The second day would bring over 1200m of climbing which is the most I have ever done on a loaded bicycle. Somehow most of it wasn’t that bad though. It was only in the end when I suddenly got ravenously hungry (cycling uphill burns a lot more energy than cycling on flat terrain) that it got a bit exhausting. And we must have searched at least an hour for a place to camp. A farmer turned us down and all the land around us was fenced off. So we settled for this:

p1120328A tiny clearing in a dense forest but it was good enough for a night. And we really needed to rest after today. Not only did we climb a lot, we also had  a very memorable encounter that took me a long time to write about. When we stopped at a small store to buy some fruit, the clerk who attended to us asked us where we are from and upon hearing that we are from Germany started a conversation about the horrible refugee situation in Germany and Europe. Initially I agreed but it turned out that we had quite different things in mind. He was convinced that refugees are basically bad cowardly people and should not be allowed to entry Europe. Or Australia for that matter. Once again we tried to argue, tried telling him about (australian) refugee camps in Papua and how refugees are treated there. I tried talking about reasons that force people to leave their home country. But once again this was not a conversation. This was about him expressing his point of view and honestly, I just can’t listen to that any more.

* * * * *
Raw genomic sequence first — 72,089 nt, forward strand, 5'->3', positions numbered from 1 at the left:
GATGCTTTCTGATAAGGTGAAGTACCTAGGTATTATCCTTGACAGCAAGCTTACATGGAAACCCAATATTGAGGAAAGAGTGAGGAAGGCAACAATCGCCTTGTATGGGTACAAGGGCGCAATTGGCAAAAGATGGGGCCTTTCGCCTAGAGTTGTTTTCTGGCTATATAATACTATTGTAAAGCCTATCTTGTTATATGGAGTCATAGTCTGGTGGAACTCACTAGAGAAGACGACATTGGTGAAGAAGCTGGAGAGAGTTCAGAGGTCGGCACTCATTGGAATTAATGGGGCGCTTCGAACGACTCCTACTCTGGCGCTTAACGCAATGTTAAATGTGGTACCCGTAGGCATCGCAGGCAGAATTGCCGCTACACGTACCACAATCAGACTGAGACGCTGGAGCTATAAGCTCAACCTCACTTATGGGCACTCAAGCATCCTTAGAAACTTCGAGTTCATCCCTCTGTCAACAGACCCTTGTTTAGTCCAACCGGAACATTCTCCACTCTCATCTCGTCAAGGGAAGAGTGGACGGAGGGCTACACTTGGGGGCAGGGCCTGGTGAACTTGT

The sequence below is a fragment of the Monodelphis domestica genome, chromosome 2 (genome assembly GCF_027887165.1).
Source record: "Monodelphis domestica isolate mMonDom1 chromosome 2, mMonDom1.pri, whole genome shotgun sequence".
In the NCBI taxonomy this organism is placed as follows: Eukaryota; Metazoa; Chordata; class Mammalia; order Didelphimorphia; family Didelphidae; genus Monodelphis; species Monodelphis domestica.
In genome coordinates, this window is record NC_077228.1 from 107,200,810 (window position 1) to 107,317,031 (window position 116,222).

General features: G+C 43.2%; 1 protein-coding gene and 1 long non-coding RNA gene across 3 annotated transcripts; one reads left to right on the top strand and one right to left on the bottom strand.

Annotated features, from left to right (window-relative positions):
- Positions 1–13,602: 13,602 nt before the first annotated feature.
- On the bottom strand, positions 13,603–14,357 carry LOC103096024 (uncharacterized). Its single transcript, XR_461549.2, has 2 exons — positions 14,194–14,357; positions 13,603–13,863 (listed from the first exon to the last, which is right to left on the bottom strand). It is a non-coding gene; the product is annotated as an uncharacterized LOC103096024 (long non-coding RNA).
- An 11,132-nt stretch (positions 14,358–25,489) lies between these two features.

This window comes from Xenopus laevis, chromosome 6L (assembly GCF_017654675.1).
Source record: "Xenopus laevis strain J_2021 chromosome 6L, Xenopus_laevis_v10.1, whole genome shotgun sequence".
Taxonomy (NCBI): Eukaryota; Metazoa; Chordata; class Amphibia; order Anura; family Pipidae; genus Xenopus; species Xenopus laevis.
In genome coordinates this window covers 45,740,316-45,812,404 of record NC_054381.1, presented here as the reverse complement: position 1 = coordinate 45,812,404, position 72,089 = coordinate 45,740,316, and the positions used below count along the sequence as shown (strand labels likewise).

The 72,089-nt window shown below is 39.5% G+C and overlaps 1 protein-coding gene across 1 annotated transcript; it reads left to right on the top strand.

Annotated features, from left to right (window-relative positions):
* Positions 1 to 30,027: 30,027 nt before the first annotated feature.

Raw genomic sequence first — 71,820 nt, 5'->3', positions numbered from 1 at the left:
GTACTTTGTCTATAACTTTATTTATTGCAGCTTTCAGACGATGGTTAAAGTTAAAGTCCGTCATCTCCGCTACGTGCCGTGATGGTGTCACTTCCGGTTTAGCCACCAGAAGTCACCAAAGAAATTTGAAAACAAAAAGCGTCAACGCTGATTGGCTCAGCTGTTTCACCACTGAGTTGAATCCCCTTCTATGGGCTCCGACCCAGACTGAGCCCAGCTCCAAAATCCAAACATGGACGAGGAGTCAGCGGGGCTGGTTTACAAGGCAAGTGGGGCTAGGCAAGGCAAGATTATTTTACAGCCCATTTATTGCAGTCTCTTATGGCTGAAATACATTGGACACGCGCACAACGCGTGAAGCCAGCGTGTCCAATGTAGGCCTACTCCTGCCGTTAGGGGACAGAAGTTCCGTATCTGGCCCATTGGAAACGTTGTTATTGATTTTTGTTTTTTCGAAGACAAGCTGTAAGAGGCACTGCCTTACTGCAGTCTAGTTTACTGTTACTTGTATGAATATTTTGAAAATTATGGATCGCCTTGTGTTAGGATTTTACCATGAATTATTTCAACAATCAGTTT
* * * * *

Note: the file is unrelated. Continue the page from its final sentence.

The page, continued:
My heart aches when I read about refugees seeking a place to survive, to live. And not being able to do something as the situation worsens in Germany is really hard. And I’m grateful that I have friends who are active in supporting refugees wherever they live.

So, forgive me when I say that I’m sick of listening to some arguments which I have heard a thousand times before. When someone says that criminality is higher now with all the refugees around, why not have a look at the statistics? The media raved so much about that argument that the German police felt compelled to publish a statement that crime rates have NOT gone up.

When people talk about muslims not respecting women why not criticize that in our own (western) society? And why don’t people think about the fact that refugees are trying to flee from some extremists (not respecting women)?

When people complain about the government providing for refugees and not doing enough for you I want to scream. Really? These refugees had to leave their homes because there is a WAR going on. Sometimes I really doubt that people get what that means. Bombs falling, guns firing, kids being left so traumatized that they start to cry when they see a glue gun.

In the end I think it’s a lot about the feeling of security and stability. Things in the West seem seasonably good as they are so why change them? But things aren’t good for a lot of people on this world. When you buy a cheap shirt from H&M you are supporting incredibly inhumane working conditions and climate change is starting to show its impact. And then there is war.